Walking on Stilts



Year:2006 Sort:Folk Dance

Area:Shanxi, Liaoning and Gansu provinces

Serial No.:Ⅲ-9

Cai Gaoqiao, or walking on stilts, is another popular traditional performance of the Spring Festival, especially in Northern China. Cai means walking on, and Gaoqiao means stilts. According to the archives, the ancient Chinese began using stilts to help them gather fruits from trees. This practical use of stilts gradually developed into a kind of folk dance.

Scholars believe Gaoqiao originates from the totem worship of primitive clans and the fishermen's lives along the coast. Historians have proven that the Danzhu clan in the times of the Yao and Shun emperors (3000 B.C.-2100 B.C.), who took the crane as their totem, walked on stilts during sacrificial ceremonies and imitated the dance of the crane. Archaeologists say some oracle-bone scriptures had images of people dancing on stilts.

Gaoqiao performance requires a high degree of skill and has various forms. Usually performers tie two long stilts to their feet, making them higher than others when standing on stilts.

Most stilts used are made from wood. There are "double stilts" and "single stilt" performances. The double stilts are usually tied to one's calf to fully demonstrate his skill; and the single stilt is held by the performer so that he can go up and down freely.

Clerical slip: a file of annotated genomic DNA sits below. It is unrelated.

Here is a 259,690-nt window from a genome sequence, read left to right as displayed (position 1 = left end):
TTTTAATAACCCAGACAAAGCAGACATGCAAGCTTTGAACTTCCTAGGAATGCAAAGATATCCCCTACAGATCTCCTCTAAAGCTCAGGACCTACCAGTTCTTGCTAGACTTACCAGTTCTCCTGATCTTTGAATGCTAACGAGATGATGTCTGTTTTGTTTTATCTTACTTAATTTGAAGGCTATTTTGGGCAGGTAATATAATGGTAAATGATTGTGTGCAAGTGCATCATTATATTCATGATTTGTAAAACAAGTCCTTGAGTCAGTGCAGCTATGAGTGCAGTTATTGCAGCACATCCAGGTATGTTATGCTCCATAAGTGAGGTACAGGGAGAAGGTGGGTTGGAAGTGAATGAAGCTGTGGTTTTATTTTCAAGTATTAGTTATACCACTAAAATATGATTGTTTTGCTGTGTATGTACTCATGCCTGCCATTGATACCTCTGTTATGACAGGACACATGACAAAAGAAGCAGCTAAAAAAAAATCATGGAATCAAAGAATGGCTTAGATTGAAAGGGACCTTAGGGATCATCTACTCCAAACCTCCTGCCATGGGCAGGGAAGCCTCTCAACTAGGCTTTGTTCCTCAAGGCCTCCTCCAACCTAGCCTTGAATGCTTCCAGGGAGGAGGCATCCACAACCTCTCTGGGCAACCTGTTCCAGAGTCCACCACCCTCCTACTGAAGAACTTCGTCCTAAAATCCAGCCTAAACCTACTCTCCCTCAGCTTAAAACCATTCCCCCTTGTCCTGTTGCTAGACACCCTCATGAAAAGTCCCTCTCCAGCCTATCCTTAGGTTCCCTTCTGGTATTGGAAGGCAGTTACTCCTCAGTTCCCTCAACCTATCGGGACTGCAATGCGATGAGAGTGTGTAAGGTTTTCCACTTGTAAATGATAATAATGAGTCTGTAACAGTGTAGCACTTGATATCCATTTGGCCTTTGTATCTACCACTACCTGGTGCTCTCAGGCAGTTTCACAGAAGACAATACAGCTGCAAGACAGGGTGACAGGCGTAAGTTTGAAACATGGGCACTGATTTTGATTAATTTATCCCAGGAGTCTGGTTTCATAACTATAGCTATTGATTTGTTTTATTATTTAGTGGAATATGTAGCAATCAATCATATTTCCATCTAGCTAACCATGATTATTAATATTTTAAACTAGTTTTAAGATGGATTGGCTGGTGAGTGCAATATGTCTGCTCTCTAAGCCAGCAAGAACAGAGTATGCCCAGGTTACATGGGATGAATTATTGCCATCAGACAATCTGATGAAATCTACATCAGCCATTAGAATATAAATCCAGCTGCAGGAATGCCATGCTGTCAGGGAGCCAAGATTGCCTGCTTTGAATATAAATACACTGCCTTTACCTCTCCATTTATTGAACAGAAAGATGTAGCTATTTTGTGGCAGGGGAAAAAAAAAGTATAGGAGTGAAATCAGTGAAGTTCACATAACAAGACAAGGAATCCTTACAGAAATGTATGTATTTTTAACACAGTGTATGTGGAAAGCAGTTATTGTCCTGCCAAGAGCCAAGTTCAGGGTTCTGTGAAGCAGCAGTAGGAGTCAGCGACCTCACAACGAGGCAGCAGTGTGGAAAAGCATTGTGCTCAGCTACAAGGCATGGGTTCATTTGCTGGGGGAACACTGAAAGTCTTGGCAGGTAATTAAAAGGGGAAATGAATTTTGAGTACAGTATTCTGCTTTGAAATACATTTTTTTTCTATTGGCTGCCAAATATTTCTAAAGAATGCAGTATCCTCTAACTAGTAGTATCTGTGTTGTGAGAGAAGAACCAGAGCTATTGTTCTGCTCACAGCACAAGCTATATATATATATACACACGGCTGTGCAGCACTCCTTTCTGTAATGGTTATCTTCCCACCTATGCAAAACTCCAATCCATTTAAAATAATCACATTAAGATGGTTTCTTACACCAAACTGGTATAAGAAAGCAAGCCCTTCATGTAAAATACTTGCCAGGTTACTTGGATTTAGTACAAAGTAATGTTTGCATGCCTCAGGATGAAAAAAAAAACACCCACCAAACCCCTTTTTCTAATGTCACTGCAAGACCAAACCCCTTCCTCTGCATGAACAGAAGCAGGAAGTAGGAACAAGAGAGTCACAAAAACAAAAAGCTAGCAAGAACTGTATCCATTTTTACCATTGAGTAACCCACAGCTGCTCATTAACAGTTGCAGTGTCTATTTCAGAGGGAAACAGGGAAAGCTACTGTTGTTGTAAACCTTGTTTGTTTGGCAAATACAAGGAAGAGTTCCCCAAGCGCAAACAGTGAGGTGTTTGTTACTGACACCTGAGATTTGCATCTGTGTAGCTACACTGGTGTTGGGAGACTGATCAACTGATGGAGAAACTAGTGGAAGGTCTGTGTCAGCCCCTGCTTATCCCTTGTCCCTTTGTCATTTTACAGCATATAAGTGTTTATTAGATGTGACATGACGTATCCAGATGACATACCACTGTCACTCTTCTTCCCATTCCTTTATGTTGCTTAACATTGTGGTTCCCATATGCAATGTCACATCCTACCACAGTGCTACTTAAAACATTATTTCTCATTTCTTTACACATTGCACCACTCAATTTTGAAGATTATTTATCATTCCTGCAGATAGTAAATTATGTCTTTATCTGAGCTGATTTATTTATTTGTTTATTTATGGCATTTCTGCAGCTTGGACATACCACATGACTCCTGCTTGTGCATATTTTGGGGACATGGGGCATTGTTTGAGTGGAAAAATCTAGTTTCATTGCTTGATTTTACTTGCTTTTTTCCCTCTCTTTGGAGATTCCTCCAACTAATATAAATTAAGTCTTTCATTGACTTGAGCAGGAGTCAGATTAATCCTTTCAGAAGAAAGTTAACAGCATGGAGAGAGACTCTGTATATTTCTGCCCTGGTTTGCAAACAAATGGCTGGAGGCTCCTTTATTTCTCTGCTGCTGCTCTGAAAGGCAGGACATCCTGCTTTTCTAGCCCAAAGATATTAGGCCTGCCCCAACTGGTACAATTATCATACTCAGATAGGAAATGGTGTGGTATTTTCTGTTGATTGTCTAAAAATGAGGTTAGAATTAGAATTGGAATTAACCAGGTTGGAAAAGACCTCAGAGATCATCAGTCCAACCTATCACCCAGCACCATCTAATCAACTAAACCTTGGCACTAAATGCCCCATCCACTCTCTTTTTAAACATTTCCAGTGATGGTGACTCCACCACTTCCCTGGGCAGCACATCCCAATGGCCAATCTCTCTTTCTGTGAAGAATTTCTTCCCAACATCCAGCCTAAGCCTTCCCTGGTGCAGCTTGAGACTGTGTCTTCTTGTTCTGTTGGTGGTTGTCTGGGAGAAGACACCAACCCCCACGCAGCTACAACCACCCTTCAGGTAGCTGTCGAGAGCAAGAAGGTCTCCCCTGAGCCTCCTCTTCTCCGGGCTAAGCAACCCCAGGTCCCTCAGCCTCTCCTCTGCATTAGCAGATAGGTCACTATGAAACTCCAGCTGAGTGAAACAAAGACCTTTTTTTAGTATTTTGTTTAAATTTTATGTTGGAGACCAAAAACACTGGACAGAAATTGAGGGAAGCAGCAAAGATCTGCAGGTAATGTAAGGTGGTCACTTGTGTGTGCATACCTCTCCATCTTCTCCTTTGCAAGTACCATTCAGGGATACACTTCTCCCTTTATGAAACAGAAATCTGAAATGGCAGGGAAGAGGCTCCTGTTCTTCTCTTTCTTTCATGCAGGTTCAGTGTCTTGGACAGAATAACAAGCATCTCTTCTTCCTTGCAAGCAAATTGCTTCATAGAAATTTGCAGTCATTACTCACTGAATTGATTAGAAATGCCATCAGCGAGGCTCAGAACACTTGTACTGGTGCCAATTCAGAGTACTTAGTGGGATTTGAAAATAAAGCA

The performance can be also divided into Wenqiao (civil) and Wuqiao (martial). The former stresses appearance and amusement, while the latter emphasizes individual unique skill. Gaoqiao has now assumed strong local flavor and national color.

I Beasts on Gaoqiao

Declarer: Jishan County, Shanxi Province The 'Beasts on Gaoqiao' is a popular performance at temple fairs in Yangcheng Village, Jishan County, Shanxi Province. It formed in the early Qing Dynasty (1644-1911) and has a history of more than 300 years.

The 'Beasts on Gaoqiao' is made up of the beast head, beast body, and the performer. Usually two performers perform together, acting as if they are riding on the beast while standing on the stilts, with heavy load on the back, and dancing to the bright tune. The orchestra employs percussion instruments like gongs and drums. All the beast images still keep the original primitive appearance, their head made up of flax, jute paper, strings, bamboo strips, iron wire and cloth. They are colorfully painted and seem powerful and refined.

The 'Beasts on Gaoqiao' performance is not only a popular entertainment for the masses, but also a way to pray for good weather and a bumper harvest in the next year.

II Haicheng Gaoqiao

Declarer: Haicheng City, Liaoning Province

Haicheng Gaoqiao, a favored folk dance of the Haicheng people, took form in the Qing Dynasty. The performance, jubilant, bold, ardent, and humoristic, is a square activity for the mass entertainment, combining various art forms such as music, dance, acrobatics and opera, etc. 

III Western Liaoning Gaoqiao

Declarer: Jinzhou City, Liaoning Province

The Western Liaoning Gaoqiao has a history of more than 200 years. It features high stilts, with the lowest 90 cm and the highest about 240 cm. Hence, the performers have to constantly wave their arms to keep balance on so high stilts. It is unique compared with other Gaoqiao performances all over China, and reveals the bold and generous character of the people in western Liaoning Province. 

IV Kushui High Gaoqiao

Declarer: Yongdeng County, Gansu Province 

Kushui High Gaoqiao originated in the Yuan and Ming dynasties (1271-1644), with a history of about 700 years. It is a traditional repertoire of the Dragon-Head-Raising Festival in February 2nd of the lunar calendar. The stilts can be as high as 3 to 3.3 meters.